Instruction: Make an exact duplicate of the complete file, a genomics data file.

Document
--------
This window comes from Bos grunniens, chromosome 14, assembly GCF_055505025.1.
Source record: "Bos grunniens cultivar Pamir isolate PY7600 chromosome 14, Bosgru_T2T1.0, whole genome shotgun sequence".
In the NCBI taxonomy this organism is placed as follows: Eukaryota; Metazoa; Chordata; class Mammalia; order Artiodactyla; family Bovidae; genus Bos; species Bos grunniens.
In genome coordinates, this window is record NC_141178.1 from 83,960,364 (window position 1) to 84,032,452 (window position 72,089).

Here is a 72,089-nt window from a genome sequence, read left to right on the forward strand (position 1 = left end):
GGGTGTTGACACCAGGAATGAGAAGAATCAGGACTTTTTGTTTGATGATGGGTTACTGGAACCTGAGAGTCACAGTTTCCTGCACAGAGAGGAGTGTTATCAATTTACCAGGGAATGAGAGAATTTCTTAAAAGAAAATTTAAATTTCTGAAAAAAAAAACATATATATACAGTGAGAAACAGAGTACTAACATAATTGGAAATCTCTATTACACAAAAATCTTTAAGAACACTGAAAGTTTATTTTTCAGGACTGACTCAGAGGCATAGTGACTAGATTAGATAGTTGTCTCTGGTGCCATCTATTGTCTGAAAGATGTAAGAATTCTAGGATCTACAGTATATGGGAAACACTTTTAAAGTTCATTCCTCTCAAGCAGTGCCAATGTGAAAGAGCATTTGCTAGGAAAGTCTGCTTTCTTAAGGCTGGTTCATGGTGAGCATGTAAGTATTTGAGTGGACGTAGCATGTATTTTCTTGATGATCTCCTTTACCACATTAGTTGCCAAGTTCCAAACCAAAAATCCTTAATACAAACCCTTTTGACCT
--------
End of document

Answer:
This window comes from Bos grunniens, chromosome 14, assembly GCF_055505025.1.
Source record: "Bos grunniens cultivar Pamir isolate PY7600 chromosome 14, Bosgru_T2T1.0, whole genome shotgun sequence".
In the NCBI taxonomy this organism is placed as follows: Eukaryota; Metazoa; Chordata; class Mammalia; order Artiodactyla; family Bovidae; genus Bos; species Bos grunniens.
In genome coordinates, this window is record NC_141178.1 from 83,960,364 (window position 1) to 84,032,452 (window position 72,089).

Here is a 72,089-nt window from a genome sequence, read left to right on the forward strand (position 1 = left end):
GGGTGTTGACACCAGGAATGAGAAGAATCAGGACTTTTTGTTTGATGATGGGTTACTGGAACCTGAGAGTCACAGTTTCCTGCACAGAGAGGAGTGTTATCAATTTACCAGGGAATGAGAGAATTTCTTAAAAGAAAATTTAAATTTCTGAAAAAAAAAACATATATATACAGTGAGAAACAGAGTACTAACATAATTGGAAATCTCTATTACACAAAAATCTTTAAGAACACTGAAAGTTTATTTTTCAGGACTGACTCAGAGGCATAGTGACTAGATTAGATAGTTGTCTCTGGTGCCATCTATTGTCTGAAAGATGTAAGAATTCTAGGATCTACAGTATATGGGAAACACTTTTAAAGTTCATTCCTCTCAAGCAGTGCCAATGTGAAAGAGCATTTGCTAGGAAAGTCTGCTTTCTTAAGGCTGGTTCATGGTGAGCATGTAAGTATTTGAGTGGACGTAGCATGTATTTTCTTGATGATCTCCTTTACCACATTAGTTGCCAAGTTCCAAACCAAAAATCCTTAATACAAACCCTTTTGACCT